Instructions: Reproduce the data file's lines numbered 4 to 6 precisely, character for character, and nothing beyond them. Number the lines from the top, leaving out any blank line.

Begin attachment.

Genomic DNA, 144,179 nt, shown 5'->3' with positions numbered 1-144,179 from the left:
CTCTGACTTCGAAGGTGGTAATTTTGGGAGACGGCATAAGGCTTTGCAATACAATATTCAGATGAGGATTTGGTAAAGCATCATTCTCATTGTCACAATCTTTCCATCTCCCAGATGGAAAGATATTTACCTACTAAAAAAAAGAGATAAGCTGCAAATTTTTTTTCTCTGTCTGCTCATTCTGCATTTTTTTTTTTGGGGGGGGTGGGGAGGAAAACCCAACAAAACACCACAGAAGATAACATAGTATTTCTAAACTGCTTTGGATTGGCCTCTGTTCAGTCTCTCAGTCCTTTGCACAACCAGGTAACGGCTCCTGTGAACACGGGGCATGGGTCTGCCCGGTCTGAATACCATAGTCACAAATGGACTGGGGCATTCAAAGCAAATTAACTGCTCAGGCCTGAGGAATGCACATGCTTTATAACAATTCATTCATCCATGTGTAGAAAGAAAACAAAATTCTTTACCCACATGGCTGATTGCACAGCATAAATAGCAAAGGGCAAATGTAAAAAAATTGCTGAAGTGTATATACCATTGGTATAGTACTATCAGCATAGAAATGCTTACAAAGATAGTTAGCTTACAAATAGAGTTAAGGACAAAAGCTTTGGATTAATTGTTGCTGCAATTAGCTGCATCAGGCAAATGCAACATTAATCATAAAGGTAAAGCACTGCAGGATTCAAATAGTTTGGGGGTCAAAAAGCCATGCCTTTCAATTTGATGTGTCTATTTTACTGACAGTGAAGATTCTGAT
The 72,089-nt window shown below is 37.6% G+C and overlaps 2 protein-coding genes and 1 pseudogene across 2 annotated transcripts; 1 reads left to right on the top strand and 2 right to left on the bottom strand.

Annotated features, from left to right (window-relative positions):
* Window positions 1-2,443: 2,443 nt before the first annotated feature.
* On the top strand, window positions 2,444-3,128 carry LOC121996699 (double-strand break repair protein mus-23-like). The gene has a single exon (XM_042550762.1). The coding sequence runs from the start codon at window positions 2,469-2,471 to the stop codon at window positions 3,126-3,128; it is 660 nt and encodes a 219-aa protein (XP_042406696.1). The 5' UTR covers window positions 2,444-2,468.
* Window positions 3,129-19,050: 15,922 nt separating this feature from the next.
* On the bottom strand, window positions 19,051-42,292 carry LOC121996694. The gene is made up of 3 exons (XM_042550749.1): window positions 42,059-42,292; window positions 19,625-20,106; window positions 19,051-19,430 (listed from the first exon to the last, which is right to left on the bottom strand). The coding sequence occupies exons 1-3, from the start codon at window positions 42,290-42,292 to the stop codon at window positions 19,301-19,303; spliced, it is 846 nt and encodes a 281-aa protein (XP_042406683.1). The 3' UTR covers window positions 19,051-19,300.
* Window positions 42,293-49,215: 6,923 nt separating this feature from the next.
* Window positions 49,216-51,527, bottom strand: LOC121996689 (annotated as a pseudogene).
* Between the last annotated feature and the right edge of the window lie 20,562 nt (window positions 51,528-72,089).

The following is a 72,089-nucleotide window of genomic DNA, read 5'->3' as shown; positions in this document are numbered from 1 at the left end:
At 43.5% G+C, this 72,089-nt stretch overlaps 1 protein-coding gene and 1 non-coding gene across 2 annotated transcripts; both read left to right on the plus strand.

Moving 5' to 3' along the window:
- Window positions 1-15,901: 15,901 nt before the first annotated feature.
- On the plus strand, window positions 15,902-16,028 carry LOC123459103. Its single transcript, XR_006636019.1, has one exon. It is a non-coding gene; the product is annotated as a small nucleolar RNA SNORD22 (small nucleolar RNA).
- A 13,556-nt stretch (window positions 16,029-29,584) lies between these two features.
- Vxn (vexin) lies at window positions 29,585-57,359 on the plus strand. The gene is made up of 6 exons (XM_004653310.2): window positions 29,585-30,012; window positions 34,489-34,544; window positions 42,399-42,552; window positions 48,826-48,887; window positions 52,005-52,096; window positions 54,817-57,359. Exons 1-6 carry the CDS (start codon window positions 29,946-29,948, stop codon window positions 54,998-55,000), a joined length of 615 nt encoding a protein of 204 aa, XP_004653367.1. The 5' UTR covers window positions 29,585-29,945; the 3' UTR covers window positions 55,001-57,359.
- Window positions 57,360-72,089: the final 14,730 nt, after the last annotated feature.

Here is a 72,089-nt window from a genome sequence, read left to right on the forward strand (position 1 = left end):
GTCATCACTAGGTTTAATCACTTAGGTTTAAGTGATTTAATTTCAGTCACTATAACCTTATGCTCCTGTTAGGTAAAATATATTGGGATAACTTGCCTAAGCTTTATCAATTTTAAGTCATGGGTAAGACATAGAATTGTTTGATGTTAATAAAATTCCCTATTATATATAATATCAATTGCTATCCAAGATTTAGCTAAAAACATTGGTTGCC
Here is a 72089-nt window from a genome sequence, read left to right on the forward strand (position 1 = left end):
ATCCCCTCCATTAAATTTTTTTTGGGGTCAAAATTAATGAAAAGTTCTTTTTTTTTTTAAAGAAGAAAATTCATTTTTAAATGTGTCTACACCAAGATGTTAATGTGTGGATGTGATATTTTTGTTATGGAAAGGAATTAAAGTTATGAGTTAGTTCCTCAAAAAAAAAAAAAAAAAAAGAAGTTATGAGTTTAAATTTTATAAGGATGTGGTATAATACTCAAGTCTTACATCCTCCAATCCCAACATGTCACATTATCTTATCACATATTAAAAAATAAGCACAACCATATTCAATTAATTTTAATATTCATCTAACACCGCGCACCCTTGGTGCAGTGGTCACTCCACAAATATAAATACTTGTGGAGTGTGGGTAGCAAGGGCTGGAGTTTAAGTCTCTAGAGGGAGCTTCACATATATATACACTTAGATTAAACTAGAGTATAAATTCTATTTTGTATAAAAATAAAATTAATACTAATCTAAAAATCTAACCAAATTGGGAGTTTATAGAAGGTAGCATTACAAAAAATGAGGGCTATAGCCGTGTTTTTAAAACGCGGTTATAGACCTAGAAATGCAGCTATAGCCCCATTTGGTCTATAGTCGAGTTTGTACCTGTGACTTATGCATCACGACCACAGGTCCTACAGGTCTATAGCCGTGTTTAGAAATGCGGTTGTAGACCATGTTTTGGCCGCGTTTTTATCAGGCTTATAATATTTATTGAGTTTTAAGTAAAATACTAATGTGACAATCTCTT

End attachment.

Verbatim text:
Annotated features, from left to right (window-relative positions):
* Window positions 1-2,443: 2,443 nt before the first annotated feature.
* On the top strand, window positions 2,444-3,128 carry LOC121996699 (double-strand break repair protein mus-23-like). The gene has a single exon (XM_042550762.1). The coding sequence runs from the start codon at window positions 2,469-2,471 to the stop codon at window positions 3,126-3,128; it is 660 nt and encodes a 219-aa protein (XP_042406696.1). The 5' UTR covers window positions 2,444-2,468.